Prosecutors want to jail retired general Michael Flynn for six months
WASHINGTON — Michael Flynn, the former national security adviser who twice pleaded guilty to lying to federal agents about his contacts with a Russian ambassador, should serve time in jail for his offense, prosecutors told a U.S. judge in Washington, D.C., withdrawing their previous recommendation for leniency.
Prosecutors told U.S. District Judge Emmet Sullivan in a court filing on Tuesday that they believe Flynn should receive a sentence of up to six months. The government in 2018 had recommended only probation, based on his cooperation with special counsel Robert Mueller’s probe of Russian interference in the 2016 election, but changed its position as Flynn adopted a more confrontational approach.
Actions and comments by Flynn and his lawyer since his last sentencing hearing “negate the benefits of much of the defendant’s earlier cooperation,” prosecutors said, adding that they no longer believed he deserved credit for accepting responsibility for his actions.
“Indeed, the government has reason to believe, through representations by the defendant’s counsel, that the defendant has retreated from his acceptance of responsibility in this case regarding his lies to the FBI,” prosecutors said.
A former Army general, Flynn served just three weeks as President Donald Trump’s national security adviser before he was fired for lying about his contacts with Sergey Kislyak, the Russian ambassador to the U.S. at the time. Flynn pleaded guilty in December 2017 and initially agreed to cooperate.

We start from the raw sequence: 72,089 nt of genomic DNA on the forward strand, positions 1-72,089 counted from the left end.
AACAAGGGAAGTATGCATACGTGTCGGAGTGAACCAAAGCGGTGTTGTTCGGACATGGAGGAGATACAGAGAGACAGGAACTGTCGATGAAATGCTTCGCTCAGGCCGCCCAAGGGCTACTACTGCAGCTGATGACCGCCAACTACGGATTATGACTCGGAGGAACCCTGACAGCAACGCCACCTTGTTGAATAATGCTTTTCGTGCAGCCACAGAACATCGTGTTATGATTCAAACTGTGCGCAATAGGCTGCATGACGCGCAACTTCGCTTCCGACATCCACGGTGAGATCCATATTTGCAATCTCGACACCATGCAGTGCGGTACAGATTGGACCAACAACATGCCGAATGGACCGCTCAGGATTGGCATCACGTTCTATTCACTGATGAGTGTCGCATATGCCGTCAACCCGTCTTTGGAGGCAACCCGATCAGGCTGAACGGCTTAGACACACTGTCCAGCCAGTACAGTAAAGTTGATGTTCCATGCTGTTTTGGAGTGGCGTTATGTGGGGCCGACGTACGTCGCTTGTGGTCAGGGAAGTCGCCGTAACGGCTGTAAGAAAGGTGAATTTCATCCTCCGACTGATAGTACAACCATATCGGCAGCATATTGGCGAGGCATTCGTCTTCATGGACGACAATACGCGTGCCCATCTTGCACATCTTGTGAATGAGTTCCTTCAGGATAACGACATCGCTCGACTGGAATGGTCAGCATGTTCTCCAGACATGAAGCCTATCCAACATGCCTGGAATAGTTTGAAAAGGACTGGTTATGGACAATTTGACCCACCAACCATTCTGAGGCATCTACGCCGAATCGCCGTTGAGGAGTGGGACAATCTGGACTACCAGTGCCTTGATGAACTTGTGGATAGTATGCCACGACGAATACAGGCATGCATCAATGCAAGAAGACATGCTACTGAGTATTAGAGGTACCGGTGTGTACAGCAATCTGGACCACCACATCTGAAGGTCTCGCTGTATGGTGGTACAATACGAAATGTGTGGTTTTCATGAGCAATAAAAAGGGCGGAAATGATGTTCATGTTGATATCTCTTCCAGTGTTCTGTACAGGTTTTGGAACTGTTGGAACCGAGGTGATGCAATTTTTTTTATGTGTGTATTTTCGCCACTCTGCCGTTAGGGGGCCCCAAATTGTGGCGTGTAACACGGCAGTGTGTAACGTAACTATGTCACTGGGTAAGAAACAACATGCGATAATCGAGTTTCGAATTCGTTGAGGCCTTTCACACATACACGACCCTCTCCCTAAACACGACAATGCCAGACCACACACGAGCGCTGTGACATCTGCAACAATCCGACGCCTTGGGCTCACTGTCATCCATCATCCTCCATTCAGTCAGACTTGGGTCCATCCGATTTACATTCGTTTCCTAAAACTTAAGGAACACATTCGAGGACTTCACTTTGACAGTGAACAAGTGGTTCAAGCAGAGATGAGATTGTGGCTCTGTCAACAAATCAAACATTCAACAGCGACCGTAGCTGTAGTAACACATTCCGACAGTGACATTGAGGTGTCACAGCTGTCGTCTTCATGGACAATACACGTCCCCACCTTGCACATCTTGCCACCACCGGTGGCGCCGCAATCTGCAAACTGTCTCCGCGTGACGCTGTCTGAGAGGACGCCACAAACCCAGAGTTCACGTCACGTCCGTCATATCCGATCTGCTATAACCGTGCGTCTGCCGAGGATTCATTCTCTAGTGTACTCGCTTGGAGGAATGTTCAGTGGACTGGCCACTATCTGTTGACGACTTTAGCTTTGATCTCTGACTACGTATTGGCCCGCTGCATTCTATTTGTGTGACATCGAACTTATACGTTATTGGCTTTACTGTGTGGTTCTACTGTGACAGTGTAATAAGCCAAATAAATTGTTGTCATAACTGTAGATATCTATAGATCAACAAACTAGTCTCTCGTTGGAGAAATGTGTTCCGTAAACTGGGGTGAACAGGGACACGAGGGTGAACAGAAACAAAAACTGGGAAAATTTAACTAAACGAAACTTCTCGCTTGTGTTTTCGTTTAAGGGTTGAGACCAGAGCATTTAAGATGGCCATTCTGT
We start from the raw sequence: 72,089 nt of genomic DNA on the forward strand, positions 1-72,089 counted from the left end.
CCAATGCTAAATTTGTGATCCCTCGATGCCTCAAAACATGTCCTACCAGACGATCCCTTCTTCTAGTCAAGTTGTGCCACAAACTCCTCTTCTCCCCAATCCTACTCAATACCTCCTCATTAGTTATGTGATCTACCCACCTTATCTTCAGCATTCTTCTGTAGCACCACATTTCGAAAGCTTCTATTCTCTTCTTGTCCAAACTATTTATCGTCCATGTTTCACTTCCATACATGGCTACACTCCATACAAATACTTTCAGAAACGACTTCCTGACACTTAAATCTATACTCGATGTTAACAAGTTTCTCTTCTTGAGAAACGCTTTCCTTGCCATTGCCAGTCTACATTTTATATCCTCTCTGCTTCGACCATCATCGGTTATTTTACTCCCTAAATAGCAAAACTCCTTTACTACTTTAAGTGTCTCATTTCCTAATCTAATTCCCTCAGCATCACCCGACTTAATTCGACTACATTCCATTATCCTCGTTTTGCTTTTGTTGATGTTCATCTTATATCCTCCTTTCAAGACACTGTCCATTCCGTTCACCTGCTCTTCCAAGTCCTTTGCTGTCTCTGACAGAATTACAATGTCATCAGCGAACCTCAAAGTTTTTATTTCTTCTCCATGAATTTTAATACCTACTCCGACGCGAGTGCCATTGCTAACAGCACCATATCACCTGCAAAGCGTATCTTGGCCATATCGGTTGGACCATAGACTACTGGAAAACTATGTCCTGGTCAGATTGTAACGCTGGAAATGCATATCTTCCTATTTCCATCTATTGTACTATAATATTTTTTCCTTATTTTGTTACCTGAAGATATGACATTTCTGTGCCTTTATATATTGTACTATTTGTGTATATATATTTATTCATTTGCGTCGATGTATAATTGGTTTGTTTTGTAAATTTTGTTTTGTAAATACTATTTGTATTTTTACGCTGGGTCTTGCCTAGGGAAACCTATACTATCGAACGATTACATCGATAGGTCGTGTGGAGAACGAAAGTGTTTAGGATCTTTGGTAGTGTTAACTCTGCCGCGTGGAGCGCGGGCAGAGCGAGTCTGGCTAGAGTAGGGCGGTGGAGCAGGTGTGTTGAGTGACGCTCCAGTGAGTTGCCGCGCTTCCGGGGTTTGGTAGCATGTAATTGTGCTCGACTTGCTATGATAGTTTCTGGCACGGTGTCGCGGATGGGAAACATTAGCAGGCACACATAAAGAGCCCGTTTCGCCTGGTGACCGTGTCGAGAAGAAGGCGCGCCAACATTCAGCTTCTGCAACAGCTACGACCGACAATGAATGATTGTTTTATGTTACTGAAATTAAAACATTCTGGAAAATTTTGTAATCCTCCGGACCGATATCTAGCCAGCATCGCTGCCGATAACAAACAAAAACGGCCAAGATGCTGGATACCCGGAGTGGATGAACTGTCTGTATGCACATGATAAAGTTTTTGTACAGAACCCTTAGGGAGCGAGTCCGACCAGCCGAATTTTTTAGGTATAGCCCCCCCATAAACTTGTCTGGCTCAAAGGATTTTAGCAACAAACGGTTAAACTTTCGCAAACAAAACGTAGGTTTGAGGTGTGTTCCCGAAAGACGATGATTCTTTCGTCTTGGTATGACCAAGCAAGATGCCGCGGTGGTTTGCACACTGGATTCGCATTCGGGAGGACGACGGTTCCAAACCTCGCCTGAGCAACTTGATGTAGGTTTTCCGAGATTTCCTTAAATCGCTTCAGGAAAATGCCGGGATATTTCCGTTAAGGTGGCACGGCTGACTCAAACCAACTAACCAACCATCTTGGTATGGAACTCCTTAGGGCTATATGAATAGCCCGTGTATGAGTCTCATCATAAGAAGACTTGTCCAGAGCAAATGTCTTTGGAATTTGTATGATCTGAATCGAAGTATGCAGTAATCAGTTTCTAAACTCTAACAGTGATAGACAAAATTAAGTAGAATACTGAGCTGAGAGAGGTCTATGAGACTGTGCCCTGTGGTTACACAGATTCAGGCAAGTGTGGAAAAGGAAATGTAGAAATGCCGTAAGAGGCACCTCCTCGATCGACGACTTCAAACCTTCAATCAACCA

According to prosecutors, that cooperation broke down over the last year or so. Before Flynn’s December 2018 sentencing, his attorneys implied their client may have been tricked into pleading guilty by the agents who questioned him. Sullivan subsequently re-arraigned Flynn, who reiterated his guilt. The judge postponed his sentencing to allow him to continue cooperating with the government.
Flynn then hired a new lawyer, Sidney Powell, who is also a conservative commentator and vocal critic of the Mueller investigation. She suggested in a court filing that prosecutors were pushing Flynn to lie as a witness in an illegal lobbying case against a former business associate in Alexandria, Va. Prosecutors ultimately decided not to call Flynn as a witness in the case, which failed to produce a conviction.
Powell went on to accuse prosecutors of withholding evidence that would clear Flynn, including classified information and the original interview notes that led to the charges against him. Claiming prosecutorial misconduct, she asked the judge to throw out Flynn’s indictment.
Sullivan denied that request last month and rescheduled the former general’s sentencing for Jan. 28. A final defense sentencing memorandum is due on Jan. 22.
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